SOUTH Australia’s Riverland is an iconic tourist destination, but recreation is not the main attraction for a growing cohort of international visitors.
They head home – whether to Africa, Asia or the Middle East – with new ideas (and maybe a few photos) for applying advanced irrigation technologies, processes and policies to improve water management and water-use efficiency.
And the region’s appeal is about to get even greater following a State Government decision to invest $7.5 million to redevelop the Loxton Research Centre.
The Adelaide-based International Centre of Excellence in Water Resources Management (ICE WaRM) announced this week that it will use the Loxton facility as the hub for expanding its national and international training programs in the region.
It will carry out more course components in Loxton and look to develop a new range of offerings.
ICE WaRM currently brings up to 10 delegations a year to the Riverland (about 255 kilometres north-east of Adelaide) to see technology and techniques that CEO Richard Hopkins says are “20 years ahead of the pack”.
“We take them elsewhere in Australia and show them how channel systems are being improved and that’s very impressive but also familiar to most of them – they’ve got open channel systems,” he said.
“We then take them to the Riverland, where the channels have been replaced by pipe systems delivering water at pressure to the farm gate. It’s very high tech and very efficient; not just delivery of water but monitoring of soil moisture, connecting the systems and related data management.
“It’s a real eye opener. They just can’t believe it.”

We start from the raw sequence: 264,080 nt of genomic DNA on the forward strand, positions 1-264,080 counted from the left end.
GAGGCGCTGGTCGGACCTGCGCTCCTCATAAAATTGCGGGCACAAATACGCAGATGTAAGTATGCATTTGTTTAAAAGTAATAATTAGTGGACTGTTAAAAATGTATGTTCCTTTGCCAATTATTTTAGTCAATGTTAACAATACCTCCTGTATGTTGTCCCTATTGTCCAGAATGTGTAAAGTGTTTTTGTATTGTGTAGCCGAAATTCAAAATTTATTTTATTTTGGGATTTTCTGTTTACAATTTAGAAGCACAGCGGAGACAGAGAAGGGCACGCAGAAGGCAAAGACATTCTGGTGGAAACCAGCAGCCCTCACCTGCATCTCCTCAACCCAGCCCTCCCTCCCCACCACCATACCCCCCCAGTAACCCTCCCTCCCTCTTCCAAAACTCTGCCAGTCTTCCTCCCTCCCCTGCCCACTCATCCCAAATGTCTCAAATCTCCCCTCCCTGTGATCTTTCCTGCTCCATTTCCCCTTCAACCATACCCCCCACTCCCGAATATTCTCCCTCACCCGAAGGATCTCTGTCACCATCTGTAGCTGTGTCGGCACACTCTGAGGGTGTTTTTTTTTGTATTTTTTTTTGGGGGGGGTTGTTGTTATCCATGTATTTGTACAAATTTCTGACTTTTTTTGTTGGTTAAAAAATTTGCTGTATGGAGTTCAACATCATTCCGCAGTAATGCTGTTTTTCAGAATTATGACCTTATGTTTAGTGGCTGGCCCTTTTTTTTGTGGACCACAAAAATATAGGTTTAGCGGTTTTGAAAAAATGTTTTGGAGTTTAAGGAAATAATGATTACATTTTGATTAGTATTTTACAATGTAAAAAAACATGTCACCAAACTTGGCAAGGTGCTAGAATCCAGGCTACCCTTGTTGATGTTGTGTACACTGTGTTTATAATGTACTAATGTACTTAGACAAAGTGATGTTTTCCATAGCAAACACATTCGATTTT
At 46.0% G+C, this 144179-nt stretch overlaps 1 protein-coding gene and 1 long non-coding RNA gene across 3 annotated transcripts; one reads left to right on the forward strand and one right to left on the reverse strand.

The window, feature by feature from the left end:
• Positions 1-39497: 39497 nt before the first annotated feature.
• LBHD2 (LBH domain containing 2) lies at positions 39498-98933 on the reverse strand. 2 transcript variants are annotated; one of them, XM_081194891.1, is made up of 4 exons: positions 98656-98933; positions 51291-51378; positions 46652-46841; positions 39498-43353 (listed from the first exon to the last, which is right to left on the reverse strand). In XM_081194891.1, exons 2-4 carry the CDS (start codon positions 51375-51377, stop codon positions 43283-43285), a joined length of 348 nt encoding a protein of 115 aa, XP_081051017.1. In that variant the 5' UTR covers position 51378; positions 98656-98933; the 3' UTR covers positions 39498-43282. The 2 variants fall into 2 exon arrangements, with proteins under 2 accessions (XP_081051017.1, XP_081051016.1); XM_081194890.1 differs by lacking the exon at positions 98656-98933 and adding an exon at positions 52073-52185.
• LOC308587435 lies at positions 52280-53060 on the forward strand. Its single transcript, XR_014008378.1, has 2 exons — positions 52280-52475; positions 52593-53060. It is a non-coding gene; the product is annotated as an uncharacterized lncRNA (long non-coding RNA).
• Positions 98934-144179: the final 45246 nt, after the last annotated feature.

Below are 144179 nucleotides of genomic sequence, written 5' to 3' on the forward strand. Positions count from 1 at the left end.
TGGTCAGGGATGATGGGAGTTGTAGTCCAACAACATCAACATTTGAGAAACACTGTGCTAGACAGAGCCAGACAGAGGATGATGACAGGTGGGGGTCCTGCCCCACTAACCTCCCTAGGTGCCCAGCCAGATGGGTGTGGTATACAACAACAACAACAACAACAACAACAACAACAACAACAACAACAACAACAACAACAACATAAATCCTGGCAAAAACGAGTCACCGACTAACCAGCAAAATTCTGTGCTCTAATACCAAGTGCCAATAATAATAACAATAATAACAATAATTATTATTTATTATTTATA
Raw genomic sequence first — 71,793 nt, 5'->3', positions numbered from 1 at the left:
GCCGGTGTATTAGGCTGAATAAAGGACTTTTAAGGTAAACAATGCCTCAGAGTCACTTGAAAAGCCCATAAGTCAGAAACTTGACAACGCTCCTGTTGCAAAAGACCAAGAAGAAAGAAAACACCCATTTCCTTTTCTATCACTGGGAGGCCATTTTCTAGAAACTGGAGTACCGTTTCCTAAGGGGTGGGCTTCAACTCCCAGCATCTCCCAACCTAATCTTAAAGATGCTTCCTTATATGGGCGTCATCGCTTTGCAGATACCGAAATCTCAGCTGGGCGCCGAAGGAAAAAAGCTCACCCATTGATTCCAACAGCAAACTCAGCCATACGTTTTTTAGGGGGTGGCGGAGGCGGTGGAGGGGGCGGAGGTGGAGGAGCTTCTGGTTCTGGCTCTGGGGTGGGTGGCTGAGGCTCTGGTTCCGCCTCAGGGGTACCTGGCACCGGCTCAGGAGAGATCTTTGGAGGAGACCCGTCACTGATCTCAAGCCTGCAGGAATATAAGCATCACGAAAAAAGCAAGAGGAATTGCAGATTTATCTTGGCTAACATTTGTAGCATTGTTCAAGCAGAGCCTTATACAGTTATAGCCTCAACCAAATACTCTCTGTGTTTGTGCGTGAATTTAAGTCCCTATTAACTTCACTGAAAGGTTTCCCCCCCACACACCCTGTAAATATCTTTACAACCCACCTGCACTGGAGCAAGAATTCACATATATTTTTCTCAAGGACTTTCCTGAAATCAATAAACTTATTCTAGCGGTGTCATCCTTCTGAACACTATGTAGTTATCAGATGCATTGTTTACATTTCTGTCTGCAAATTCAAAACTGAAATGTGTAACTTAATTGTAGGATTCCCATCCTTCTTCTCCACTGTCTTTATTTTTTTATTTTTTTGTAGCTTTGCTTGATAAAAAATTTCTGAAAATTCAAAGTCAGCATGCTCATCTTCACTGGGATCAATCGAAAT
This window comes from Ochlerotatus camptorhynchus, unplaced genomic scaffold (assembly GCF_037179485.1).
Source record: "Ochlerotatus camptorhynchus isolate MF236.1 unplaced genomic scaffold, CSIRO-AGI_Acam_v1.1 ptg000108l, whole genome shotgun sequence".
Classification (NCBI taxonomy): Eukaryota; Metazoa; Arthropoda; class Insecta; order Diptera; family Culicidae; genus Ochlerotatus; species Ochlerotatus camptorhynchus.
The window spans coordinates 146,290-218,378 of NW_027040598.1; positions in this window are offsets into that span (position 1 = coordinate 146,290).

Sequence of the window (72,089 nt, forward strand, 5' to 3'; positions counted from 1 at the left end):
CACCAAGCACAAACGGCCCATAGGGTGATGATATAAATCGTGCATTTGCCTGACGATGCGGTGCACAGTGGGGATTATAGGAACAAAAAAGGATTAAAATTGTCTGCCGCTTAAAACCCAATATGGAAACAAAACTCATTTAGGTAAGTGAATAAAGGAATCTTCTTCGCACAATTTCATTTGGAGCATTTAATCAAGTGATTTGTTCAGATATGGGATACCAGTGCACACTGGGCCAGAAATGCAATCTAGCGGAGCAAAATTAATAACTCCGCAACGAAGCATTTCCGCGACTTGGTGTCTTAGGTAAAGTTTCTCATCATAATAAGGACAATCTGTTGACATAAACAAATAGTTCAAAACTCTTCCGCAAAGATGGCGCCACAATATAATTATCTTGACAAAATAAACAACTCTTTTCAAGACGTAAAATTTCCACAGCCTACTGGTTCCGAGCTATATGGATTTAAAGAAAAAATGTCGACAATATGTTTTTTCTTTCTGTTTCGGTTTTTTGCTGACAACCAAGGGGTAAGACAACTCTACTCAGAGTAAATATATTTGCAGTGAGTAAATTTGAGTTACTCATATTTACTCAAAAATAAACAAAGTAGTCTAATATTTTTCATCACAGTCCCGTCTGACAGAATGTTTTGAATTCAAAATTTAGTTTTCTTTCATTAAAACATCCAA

Hopkins said the Riverland’s expertise had developed because of the practical imperative “to do more with less”.
The upgrading of the irrigation systems had been implemented with government support, but this had stimulated huge investments on property as well. Farmers had upgraded their systems and implemented new ideas, largely at their own expense.
There were similar irrigation development overseas (often well publicised) but these were on a small-scale compared with what had been achieved in the Riverland.
ICE WaRM has brought three delegations to South Australia so far this year – two from India and the most recent from around the Zambesi Basin in southern Africa. Visitors regularly come from Iraq, Saudi Arabia, China’s Yellow River region, Indonesia and the countries that rely heavily on the Mekong River.
Each year brings half a dozen high-level delegations of Ministers and senior bureaucrats and 3-4 of mid-career water industry professionals who will spend up to two months in Australia.
All are exposed to much more than just technology.
Hopkins said ICE WaRM followed a broader agenda because “there are a lot of things that need to be in place for things to happen and produce efficiencies”.
It was common for developing countries to get access to technology through international development assistance but then struggle to use it effectively because of a lack of experience and complementary policies and practices.
“So we might talk about issues such as water trading and value of water and then say ‘if you follow those processes it will allow individuals to make their own decisions about how to use water more efficiently’,” he said.
ICE WaRM was established in 2004 as a national consortium of leading research and education providers. South Australia’s three universities are all founding shareholders, and the South Australian Research & Development Institute (SARDI) is a supporter.